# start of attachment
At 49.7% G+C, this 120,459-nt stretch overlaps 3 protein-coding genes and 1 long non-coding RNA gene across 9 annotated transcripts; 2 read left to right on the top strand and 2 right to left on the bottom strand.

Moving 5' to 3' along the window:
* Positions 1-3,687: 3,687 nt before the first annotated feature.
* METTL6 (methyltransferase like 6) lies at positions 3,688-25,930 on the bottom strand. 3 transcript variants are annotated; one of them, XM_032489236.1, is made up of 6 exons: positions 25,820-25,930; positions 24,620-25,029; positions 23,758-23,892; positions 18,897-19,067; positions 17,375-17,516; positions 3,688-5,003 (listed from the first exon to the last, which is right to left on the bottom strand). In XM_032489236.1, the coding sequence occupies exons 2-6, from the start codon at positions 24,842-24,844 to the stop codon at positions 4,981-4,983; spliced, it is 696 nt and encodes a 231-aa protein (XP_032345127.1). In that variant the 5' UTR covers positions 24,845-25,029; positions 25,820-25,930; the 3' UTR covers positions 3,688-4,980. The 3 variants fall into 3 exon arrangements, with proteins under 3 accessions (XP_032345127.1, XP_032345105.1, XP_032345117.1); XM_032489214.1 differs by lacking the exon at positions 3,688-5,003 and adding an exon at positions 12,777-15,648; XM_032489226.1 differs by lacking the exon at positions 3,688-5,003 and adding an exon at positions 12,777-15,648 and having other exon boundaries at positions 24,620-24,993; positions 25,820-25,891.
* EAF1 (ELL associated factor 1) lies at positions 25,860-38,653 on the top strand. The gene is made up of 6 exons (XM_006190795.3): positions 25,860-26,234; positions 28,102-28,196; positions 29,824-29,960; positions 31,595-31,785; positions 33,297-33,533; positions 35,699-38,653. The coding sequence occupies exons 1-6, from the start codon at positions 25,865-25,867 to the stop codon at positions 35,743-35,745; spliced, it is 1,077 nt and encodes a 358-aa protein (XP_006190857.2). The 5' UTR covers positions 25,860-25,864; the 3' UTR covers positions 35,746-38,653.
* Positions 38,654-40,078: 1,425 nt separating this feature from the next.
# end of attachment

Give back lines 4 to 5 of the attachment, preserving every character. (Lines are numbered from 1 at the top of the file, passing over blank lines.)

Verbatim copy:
* METTL6 (methyltransferase like 6) lies at positions 3,688-25,930 on the bottom strand. 3 transcript variants are annotated; one of them, XM_032489236.1, is made up of 6 exons: positions 25,820-25,930; positions 24,620-25,029; positions 23,758-23,892; positions 18,897-19,067; positions 17,375-17,516; positions 3,688-5,003 (listed from the first exon to the last, which is right to left on the bottom strand). In XM_032489236.1, the coding sequence occupies exons 2-6, from the start codon at positions 24,842-24,844 to the stop codon at positions 4,981-4,983; spliced, it is 696 nt and encodes a 231-aa protein (XP_032345127.1). In that variant the 5' UTR covers positions 24,845-25,029; positions 25,820-25,930; the 3' UTR covers positions 3,688-4,980. The 3 variants fall into 3 exon arrangements, with proteins under 3 accessions (XP_032345127.1, XP_032345105.1, XP_032345117.1); XM_032489214.1 differs by lacking the exon at positions 3,688-5,003 and adding an exon at positions 12,777-15,648; XM_032489226.1 differs by lacking the exon at positions 3,688-5,003 and adding an exon at positions 12,777-15,648 and having other exon boundaries at positions 24,620-24,993; positions 25,820-25,891.
* EAF1 (ELL associated factor 1) lies at positions 25,860-38,653 on the top strand. The gene is made up of 6 exons (XM_006190795.3): positions 25,860-26,234; positions 28,102-28,196; positions 29,824-29,960; positions 31,595-31,785; positions 33,297-33,533; positions 35,699-38,653. The coding sequence occupies exons 1-6, from the start codon at positions 25,865-25,867 to the stop codon at positions 35,743-35,745; spliced, it is 1,077 nt and encodes a 358-aa protein (XP_006190857.2). The 5' UTR covers positions 25,860-25,864; the 3' UTR covers positions 35,746-38,653.